I’m not the type, however, to get too caught up in scrutinizing every last detail about a wedding. I’m going to have fun, support the couple, and have more fun, and not necessarily in that order. If the couple wanted judgment from their wedding guests, they’d just invite more family members. Juuuust kidding. Kind of.
That being said, I notice when a wedding is done right. That can mean all sorts of different things of course, very few of which necessarily involve spending all that much money, mind you. And sometimes it’s hard to describe. But you’ll typically know it when you see it.
Lino and Augusta’s wedding? You could tell from a mile away it was going to be legendary.
Their wedding was probably the most unconventional wedding I’ve ever been to, and it was without doubt the greatest wedding I’ve ever been to (with apologies to my brother, sister, and everybody else). Here’s why.
I was pumped to go for all sorts of different reasons. One of which was I knew there’d be a ton of cool contemporaries of mine — and most of whom I’d never met before. That’s a bit intimidating of course, but this group is a fascinating combination of talented artists, entrepreneurs, and generally fun, smart, and interesting people. Or, in the case of Marcellino and Augusta, all of the above.
It was exciting to know I’d be meeting all these different people — and I was sure to meet them. You see, I’m not sure Marcellino and Augusta have any acquaintances. They have relationships. So I was pretty sure there wouldn’t be much small talk going on. I was right — as soon as I stepped on campus at the Lone Oak Retreat Center, I made friends.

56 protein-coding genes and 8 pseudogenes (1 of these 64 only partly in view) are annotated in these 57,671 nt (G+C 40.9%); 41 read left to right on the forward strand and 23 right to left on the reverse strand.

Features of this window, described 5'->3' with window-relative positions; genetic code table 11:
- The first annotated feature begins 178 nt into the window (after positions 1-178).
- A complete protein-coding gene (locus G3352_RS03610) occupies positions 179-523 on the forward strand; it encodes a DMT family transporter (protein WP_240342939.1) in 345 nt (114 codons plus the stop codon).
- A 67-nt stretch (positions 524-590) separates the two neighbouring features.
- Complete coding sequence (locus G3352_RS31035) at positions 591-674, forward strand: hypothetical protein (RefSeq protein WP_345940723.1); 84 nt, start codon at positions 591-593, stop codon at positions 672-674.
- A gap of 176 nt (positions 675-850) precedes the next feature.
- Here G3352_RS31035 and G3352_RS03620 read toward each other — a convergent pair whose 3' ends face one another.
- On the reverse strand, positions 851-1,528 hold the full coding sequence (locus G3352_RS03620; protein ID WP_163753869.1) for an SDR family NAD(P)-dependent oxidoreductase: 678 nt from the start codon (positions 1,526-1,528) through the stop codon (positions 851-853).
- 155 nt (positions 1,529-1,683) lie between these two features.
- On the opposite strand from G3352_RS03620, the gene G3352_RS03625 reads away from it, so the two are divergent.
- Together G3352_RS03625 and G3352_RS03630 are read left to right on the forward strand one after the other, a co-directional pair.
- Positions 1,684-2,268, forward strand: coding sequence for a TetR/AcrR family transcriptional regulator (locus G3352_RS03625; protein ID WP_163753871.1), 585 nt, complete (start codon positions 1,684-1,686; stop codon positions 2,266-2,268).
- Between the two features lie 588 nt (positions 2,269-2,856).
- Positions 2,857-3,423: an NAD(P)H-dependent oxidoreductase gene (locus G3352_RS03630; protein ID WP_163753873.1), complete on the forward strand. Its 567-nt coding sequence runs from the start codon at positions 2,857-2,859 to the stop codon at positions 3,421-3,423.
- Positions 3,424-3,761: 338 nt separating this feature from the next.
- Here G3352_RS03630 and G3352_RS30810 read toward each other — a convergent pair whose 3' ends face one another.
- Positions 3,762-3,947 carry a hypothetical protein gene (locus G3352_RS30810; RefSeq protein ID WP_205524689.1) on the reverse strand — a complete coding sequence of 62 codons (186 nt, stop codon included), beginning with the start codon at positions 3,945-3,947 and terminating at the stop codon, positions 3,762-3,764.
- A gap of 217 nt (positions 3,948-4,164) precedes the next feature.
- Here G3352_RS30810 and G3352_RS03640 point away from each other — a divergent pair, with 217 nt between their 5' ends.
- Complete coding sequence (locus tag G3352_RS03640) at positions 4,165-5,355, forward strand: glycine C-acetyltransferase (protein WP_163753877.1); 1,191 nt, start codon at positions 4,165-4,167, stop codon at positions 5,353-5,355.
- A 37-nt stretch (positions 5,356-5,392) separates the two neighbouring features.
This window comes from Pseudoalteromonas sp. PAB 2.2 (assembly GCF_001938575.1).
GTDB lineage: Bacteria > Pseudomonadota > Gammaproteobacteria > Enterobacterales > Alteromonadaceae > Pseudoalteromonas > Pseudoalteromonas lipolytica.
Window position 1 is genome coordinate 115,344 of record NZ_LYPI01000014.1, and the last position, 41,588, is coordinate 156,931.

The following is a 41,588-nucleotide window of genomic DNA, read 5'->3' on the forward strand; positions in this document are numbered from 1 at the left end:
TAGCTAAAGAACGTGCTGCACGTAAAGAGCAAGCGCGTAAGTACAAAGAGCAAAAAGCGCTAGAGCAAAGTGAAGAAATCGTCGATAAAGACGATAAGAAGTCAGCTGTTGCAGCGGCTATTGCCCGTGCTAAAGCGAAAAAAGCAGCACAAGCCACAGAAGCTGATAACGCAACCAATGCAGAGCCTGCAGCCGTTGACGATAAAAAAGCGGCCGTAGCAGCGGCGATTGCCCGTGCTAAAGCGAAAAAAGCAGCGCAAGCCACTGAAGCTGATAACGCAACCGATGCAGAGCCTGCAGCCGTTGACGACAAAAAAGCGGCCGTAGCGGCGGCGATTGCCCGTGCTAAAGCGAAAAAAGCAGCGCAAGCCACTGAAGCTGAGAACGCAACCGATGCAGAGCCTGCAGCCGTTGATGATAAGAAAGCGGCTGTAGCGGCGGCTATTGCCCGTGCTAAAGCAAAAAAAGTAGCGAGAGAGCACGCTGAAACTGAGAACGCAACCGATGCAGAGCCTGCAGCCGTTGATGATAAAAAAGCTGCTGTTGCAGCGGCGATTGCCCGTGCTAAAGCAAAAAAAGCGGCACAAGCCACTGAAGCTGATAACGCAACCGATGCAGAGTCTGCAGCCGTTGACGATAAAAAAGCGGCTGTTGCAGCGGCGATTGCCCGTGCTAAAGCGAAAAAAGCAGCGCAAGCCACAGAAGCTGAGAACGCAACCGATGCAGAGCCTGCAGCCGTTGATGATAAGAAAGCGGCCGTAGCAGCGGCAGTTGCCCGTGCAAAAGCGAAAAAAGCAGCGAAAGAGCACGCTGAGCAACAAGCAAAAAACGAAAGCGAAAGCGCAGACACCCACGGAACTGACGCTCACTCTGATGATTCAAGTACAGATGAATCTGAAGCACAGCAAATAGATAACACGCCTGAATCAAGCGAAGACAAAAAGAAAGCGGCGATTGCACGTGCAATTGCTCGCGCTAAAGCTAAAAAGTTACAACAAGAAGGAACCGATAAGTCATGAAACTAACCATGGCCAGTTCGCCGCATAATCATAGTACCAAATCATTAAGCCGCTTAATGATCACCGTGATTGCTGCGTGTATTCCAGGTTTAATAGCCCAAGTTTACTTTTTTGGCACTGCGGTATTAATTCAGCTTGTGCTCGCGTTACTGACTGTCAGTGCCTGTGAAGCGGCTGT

And by “retreat center,” they mean ranch. Yes, the entirety of the wedding festivities — save for the ceremony held at a local country church — was held on a sprawling ranch. I had a bunk house waiting for me somewhere in the dark when I arrived on Friday around 9 p.m. But before I was to retire for the night, I (what else?) made some friends, and passed around some craft beer and bourbon.
But before bed, there was a surprise (to me, at least) on the agenda.
We were summoned for — wait for it — night prayer. I was exhausted after an early-morning flight, an extended layover in Denver, some pesky work in between, and the two-hour drive in Friday night Dallas traffic out to the ranch. And I wasn’t the only one feeling tired.
But there we all were, gathered in prayer as Marcellino and his twin brother Anthony played guitars and sang praise songs while the rest of us sang and prayed along. I didn’t know most of the words, but it didn’t matter. I just sat in the back and took in the opportunity for peace, clarity, and focus on God. Not insignificantly, I also gained insight into this engaged couple’s love for each other, and where that love came from.
I already knew their love for each other burned hot — these are two passionate people we’re talking about here. That late-night prayer time helped me realize their love for each other flowed from their love for God, which was real and tangible — and particularly visible that night in the rustic chapel.
We hadn’t yet done any actual wedding things, and yet I was already witnessing a man and woman offering their lives to each other for something greater than themselves. Watching them recite their vows in that packed country church the next day, then, took on more meaning as a result of what I witnessed the night before. Indeed, the entire Mass became more real to me because of how earnestly the couple was participating in it.